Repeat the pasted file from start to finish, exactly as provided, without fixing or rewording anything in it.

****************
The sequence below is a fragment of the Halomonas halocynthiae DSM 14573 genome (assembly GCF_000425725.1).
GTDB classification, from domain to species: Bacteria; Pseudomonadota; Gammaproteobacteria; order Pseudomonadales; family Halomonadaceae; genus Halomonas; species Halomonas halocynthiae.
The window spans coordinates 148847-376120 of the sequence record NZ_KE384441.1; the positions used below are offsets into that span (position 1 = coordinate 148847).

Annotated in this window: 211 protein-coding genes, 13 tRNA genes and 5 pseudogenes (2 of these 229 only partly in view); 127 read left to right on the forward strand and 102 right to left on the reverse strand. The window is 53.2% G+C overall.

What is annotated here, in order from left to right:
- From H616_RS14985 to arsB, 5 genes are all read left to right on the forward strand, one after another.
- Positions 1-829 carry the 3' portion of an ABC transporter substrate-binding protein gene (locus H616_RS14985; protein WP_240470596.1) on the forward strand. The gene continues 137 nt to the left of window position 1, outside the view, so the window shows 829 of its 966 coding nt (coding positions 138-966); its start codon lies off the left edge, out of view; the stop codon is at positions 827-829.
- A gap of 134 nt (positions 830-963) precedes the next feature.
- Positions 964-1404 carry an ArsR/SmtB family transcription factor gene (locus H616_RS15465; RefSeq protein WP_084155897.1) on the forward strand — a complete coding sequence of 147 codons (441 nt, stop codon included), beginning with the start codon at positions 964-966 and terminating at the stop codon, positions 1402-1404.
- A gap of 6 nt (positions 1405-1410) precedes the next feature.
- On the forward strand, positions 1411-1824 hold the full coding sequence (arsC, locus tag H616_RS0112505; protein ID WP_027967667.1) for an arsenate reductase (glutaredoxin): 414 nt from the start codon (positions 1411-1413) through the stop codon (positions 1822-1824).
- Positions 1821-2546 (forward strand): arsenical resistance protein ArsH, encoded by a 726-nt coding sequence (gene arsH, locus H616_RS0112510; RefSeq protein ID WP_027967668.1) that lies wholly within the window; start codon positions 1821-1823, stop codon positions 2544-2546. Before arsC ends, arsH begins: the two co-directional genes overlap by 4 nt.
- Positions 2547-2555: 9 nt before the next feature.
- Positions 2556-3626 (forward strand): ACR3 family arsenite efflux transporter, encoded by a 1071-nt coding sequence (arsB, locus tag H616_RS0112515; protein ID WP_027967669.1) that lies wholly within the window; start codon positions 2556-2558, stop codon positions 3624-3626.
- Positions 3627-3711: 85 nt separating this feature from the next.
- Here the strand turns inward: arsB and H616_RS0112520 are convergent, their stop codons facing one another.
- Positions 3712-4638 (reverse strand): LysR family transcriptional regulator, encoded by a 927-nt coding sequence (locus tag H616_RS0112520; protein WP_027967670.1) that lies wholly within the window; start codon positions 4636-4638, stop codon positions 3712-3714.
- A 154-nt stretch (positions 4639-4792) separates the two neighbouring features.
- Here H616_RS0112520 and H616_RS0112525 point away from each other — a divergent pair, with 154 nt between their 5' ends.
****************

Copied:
The sequence below is a fragment of the Halomonas halocynthiae DSM 14573 genome (assembly GCF_000425725.1).
GTDB classification, from domain to species: Bacteria; Pseudomonadota; Gammaproteobacteria; order Pseudomonadales; family Halomonadaceae; genus Halomonas; species Halomonas halocynthiae.
The window spans coordinates 148847-376120 of the sequence record NZ_KE384441.1; the positions used below are offsets into that span (position 1 = coordinate 148847).

Annotated in this window: 211 protein-coding genes, 13 tRNA genes and 5 pseudogenes (2 of these 229 only partly in view); 127 read left to right on the forward strand and 102 right to left on the reverse strand. The window is 53.2% G+C overall.

What is annotated here, in order from left to right:
- From H616_RS14985 to arsB, 5 genes are all read left to right on the forward strand, one after another.
- Positions 1-829 carry the 3' portion of an ABC transporter substrate-binding protein gene (locus H616_RS14985; protein WP_240470596.1) on the forward strand. The gene continues 137 nt to the left of window position 1, outside the view, so the window shows 829 of its 966 coding nt (coding positions 138-966); its start codon lies off the left edge, out of view; the stop codon is at positions 827-829.
- A gap of 134 nt (positions 830-963) precedes the next feature.
- Positions 964-1404 carry an ArsR/SmtB family transcription factor gene (locus H616_RS15465; RefSeq protein WP_084155897.1) on the forward strand — a complete coding sequence of 147 codons (441 nt, stop codon included), beginning with the start codon at positions 964-966 and terminating at the stop codon, positions 1402-1404.
- A gap of 6 nt (positions 1405-1410) precedes the next feature.
- On the forward strand, positions 1411-1824 hold the full coding sequence (arsC, locus tag H616_RS0112505; protein ID WP_027967667.1) for an arsenate reductase (glutaredoxin): 414 nt from the start codon (positions 1411-1413) through the stop codon (positions 1822-1824).
- Positions 1821-2546 (forward strand): arsenical resistance protein ArsH, encoded by a 726-nt coding sequence (gene arsH, locus H616_RS0112510; RefSeq protein ID WP_027967668.1) that lies wholly within the window; start codon positions 1821-1823, stop codon positions 2544-2546. Before arsC ends, arsH begins: the two co-directional genes overlap by 4 nt.
- Positions 2547-2555: 9 nt before the next feature.
- Positions 2556-3626 (forward strand): ACR3 family arsenite efflux transporter, encoded by a 1071-nt coding sequence (arsB, locus tag H616_RS0112515; protein ID WP_027967669.1) that lies wholly within the window; start codon positions 2556-2558, stop codon positions 3624-3626.
- Positions 3627-3711: 85 nt separating this feature from the next.
- Here the strand turns inward: arsB and H616_RS0112520 are convergent, their stop codons facing one another.
- Positions 3712-4638 (reverse strand): LysR family transcriptional regulator, encoded by a 927-nt coding sequence (locus tag H616_RS0112520; protein WP_027967670.1) that lies wholly within the window; start codon positions 4636-4638, stop codon positions 3712-3714.
- A 154-nt stretch (positions 4639-4792) separates the two neighbouring features.
- Here H616_RS0112520 and H616_RS0112525 point away from each other — a divergent pair, with 154 nt between their 5' ends.